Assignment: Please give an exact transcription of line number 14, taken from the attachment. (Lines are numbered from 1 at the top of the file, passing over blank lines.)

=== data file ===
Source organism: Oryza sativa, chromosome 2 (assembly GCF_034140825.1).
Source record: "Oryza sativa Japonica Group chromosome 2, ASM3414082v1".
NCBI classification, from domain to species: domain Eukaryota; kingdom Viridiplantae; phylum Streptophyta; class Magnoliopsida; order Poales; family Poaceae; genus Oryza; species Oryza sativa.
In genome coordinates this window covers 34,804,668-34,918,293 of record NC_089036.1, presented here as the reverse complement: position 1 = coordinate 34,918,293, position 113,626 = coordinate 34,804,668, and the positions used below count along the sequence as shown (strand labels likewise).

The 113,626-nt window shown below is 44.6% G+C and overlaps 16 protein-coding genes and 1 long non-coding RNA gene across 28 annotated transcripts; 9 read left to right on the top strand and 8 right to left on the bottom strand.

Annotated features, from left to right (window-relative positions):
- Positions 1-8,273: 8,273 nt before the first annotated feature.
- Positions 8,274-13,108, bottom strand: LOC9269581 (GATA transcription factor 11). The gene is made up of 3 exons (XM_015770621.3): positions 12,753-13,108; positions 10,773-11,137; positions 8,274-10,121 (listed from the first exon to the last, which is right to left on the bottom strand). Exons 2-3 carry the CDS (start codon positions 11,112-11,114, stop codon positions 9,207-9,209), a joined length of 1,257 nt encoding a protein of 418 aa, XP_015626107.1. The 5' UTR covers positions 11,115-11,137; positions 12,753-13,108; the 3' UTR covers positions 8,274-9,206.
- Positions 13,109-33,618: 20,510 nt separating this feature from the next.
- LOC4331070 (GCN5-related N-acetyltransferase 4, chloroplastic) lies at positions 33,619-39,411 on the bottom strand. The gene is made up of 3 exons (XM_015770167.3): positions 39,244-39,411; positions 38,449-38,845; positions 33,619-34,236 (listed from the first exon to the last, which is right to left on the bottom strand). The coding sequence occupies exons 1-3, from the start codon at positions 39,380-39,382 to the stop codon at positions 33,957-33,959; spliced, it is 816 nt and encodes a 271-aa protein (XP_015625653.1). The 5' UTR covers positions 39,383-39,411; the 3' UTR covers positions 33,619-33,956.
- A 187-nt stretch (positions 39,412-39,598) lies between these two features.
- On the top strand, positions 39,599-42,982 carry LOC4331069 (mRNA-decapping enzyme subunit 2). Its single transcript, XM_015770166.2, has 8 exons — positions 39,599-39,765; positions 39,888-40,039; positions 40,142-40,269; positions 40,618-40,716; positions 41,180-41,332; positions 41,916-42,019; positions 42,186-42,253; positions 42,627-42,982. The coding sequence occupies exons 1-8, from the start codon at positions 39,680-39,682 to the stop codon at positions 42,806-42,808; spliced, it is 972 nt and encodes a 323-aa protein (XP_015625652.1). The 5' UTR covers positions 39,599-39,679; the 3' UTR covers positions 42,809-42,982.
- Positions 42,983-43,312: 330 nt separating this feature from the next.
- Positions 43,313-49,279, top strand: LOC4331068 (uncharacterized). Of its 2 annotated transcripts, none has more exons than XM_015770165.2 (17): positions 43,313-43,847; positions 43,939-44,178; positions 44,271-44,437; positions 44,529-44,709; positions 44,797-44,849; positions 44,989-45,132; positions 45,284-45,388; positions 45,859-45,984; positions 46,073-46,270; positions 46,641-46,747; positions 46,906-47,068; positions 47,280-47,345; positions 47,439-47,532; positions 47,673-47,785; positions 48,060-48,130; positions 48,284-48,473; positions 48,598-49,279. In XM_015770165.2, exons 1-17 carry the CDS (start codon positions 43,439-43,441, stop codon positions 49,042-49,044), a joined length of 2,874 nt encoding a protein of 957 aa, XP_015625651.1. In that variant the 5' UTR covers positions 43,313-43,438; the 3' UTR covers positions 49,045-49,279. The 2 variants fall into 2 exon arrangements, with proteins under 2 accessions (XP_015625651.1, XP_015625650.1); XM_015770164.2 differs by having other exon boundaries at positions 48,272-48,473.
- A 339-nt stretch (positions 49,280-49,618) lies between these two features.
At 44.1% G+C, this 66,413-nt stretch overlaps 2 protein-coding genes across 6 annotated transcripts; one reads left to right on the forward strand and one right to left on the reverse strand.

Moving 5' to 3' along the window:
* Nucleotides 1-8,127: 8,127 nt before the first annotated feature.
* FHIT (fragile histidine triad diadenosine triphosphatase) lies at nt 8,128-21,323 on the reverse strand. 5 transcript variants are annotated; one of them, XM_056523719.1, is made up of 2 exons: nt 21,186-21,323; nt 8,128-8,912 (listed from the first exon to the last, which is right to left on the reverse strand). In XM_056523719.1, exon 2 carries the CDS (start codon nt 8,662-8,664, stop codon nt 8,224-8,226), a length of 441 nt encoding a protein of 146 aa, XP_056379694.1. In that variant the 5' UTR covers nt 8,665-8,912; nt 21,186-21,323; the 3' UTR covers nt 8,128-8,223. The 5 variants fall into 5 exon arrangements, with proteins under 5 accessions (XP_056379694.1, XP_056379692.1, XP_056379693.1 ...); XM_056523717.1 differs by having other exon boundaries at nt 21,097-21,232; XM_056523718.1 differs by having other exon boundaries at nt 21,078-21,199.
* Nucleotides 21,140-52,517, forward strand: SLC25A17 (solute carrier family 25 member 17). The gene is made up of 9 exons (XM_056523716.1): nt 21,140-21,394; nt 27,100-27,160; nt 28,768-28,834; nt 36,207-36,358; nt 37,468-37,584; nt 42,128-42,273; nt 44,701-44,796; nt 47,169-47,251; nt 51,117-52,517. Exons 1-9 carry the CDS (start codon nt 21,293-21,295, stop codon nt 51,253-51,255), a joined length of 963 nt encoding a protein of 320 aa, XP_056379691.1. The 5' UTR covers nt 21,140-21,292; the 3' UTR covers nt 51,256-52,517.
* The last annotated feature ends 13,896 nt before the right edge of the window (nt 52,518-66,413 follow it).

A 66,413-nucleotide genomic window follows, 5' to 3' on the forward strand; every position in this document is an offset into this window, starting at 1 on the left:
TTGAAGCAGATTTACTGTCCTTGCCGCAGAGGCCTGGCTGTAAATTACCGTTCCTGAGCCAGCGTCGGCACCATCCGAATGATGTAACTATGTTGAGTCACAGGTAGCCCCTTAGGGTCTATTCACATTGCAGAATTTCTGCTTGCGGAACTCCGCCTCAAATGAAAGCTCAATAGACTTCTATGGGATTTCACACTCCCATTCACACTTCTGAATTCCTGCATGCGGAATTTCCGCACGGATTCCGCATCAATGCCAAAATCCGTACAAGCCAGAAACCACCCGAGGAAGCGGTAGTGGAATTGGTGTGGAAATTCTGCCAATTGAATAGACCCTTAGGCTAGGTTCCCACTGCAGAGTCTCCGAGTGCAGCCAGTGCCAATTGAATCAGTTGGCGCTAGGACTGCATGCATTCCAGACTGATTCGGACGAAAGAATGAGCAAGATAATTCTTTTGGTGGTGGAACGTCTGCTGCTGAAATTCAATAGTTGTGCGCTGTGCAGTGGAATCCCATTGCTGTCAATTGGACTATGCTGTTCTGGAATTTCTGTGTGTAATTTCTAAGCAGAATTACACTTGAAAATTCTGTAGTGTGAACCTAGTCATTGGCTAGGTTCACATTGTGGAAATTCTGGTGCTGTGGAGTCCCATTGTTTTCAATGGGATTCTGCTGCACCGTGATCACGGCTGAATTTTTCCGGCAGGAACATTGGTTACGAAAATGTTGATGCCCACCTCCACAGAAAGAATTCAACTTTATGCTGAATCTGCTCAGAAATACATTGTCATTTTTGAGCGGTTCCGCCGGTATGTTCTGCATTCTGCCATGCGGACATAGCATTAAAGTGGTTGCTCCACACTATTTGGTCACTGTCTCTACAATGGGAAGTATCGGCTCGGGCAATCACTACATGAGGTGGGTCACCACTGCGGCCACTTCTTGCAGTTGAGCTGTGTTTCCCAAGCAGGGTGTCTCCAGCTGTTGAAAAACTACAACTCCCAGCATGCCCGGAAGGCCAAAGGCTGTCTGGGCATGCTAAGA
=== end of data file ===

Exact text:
- Positions 43,313-49,279, top strand: LOC4331068 (uncharacterized). Of its 2 annotated transcripts, none has more exons than XM_015770165.2 (17): positions 43,313-43,847; positions 43,939-44,178; positions 44,271-44,437; positions 44,529-44,709; positions 44,797-44,849; positions 44,989-45,132; positions 45,284-45,388; positions 45,859-45,984; positions 46,073-46,270; positions 46,641-46,747; positions 46,906-47,068; positions 47,280-47,345; positions 47,439-47,532; positions 47,673-47,785; positions 48,060-48,130; positions 48,284-48,473; positions 48,598-49,279. In XM_015770165.2, exons 1-17 carry the CDS (start codon positions 43,439-43,441, stop codon positions 49,042-49,044), a joined length of 2,874 nt encoding a protein of 957 aa, XP_015625651.1. In that variant the 5' UTR covers positions 43,313-43,438; the 3' UTR covers positions 49,045-49,279. The 2 variants fall into 2 exon arrangements, with proteins under 2 accessions (XP_015625651.1, XP_015625650.1); XM_015770164.2 differs by having other exon boundaries at positions 48,272-48,473.